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  Position Analysis: Offensive Backs
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by Chris Shashaty, Phins.com Columnist

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On a periodic basis between now and the 2005 NFL Draft, I will take an in-depth look at the Dolphins. This week: Offensive Backs





Current State: Last yearís starting backfield was a perpetual guessing game and a flat out mess. Depending on who was healthy and/or who was playing well, the Dolphins used a number of different combinations at halfback and fullback with very little success.


Starting with the retirement of Ricky Williams and continuing with season opening injuries to starters Travis Minor and Rob Konrad, the Dolphins elected to make a trade for Lamar Gordon. In hindsight, the Rick Spielman conceived trade was a bad one as it would cost the Dolphins their own third round pick for a player who lasted a grand total of three games before being lost for the season with a shoulder injury. His net production was 64 yards on 35 attempts. Not good.


Travis Minor, the heir apparent in the wake of Williamsí departure, was plagued with injury and ineffectiveness all season long. While the weak offensive line made it brutal for any back to run, Minorís style is clearly not suited to full time duty. His 388 yards on 109 carries (3.6 yard average) was a monument to the teamís inability to run the ball. Minorís skills on obvious passing downs, where he can get into open space and make people miss, are very good.


One of the pleasant surprises of last yearís free agency period was Sammy Morris. Signed away from the Buffalo Bills, the versatile Morris was originally slotted for heavy special teams duty. Once Williams quit the team, Morrisís role was expanded to include major reps on offense. Amazingly, Morris managed to net 4.0 yards per attempt on 132 carries for 523 yards and six touchdowns. A tough and determined runner, Morris can also line up at fullback.


To replace the released Rob Konrad, the Dolphins signed Heath Evans away from the Seattle Seahawks. An aggressive lead blocker, Evans also possesses excellent hands. Evansís ability to gain tough yards when called on is another plus. He is well-suited to new offensive coordinator Scott Linehanís scheme.


Reserve players include Dolphin veterans Brock Forsey, Vick King, Jamar Martin, and Ben Moa. Newcomer Avon Cobourne rounds out the roster.


Strengths: Morrisís ability to play both halfback and fullback, as well as his strong skills on special teams. Minorís elusiveness.


Weaknesses: No proven primary ground threat.


Offseason Priority: Very high. While Nick Saban will continue to welcome Williams back to the fold, it would be sheer lunacy not to draft a front line talent to fill what is probably the biggest void on the team at the present time. Luckily for the Dolphins, this is a very strong draft at the halfback position with Auburnís Ronnie Brown and Carnell ďCadillacĒ Williams at the top of the Dolphin draft board, along with Texas sensation Cedric Benson. If the team chooses to wait until a later round, solid talents like Floridaís Ciatrick Fason, West Virginiaís Kay-Jay Harris, NC Stateís T.A. McLendon, and Miamiís Frank Gore could get a shot.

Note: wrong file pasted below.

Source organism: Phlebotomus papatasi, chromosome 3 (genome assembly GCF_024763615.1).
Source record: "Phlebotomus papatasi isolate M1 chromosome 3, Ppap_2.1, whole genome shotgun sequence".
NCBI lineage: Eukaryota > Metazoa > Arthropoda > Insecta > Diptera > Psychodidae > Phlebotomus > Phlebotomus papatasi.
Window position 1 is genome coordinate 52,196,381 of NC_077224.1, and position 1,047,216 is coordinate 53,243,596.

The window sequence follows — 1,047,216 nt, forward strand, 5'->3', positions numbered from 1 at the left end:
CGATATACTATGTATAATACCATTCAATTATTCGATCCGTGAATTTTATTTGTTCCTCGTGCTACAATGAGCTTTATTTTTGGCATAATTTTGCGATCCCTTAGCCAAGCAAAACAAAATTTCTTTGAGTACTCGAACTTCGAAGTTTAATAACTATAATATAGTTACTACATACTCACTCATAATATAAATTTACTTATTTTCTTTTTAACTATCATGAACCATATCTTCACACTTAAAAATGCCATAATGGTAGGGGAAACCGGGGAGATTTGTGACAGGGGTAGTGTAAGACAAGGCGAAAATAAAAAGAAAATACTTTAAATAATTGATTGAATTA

Current State: The departure of Jay Fiedler means that A.J. Feeley enters 2005 as the teamís starting quarterback. In what proved to be the most controversial off all of Spielmanís offseason moves, the jury is still out on Feeleyís acquisition (which cost the Dolphins their second round draft pick). Coming into a new but restrictive offensive system, Feeley started the season slow but finished strong. His outstanding performance against Patriots on Monday Night Football was his best game of the year. While Feeley still has very little football under his belt since graduating from high school, questions about his physical abilities and toughness were proven unfounded. Blessed with a strong arm and the quickest release weíve seen in these parts since Dan Marino, Feeley can make any throw with authority and accuracy. His willingness to play hurt was noticed by all. The challenge for Feeley will be to quickly pick up and be effective in Linehanís offense. Still, Linehanís system and tutelage should do wonders for Feeleyís development as last yearís coaching chaos hurt his development.


Whether or not Feeley will retain the starting job is up for debate as the Dolphins signed journeyman Gus Frerotte to compete for the job. Frerotte is extremely familiar with Linehanís system, having played for Linehan in Minnesota. Simply put, Frerotte is an insurance policy until Saban settles on a long-term starter, be it Feeley or someone else.


Surprisingly, Sage Rosenfels elected to re-sign with the Dolphins. In limited action this past season, Rosenfels was mostly ineffective. He started one game, the finale against the Ravens, and threw a 76-yard touchdown pass to Chris Chambers. He may very well have the strongest arm on the team but has yet to put the rest of his game together well enough to convince coaches that he deserves a meaningful shot as the starter.


Strengths: Solid prospect in Feeley with good upside.


Weaknesses: Lack of a proven starter. Questionable reserve strength in Frerotte and Rosenfels.


Offseason Priority: High. Saban demands efficiency and productivity at QB and is not likely to put all his eggs in one basket (Feeleyís). Do not be surprised if the Dolphins use their top pick (#2 overall) on either Calís Aaron Rodgers or Utahís Alex Smith. Either player would look really good in a Dolphin uniform. Other promising prospects, like former Florida State QB Adrian McPherson, could be a possibility later on.





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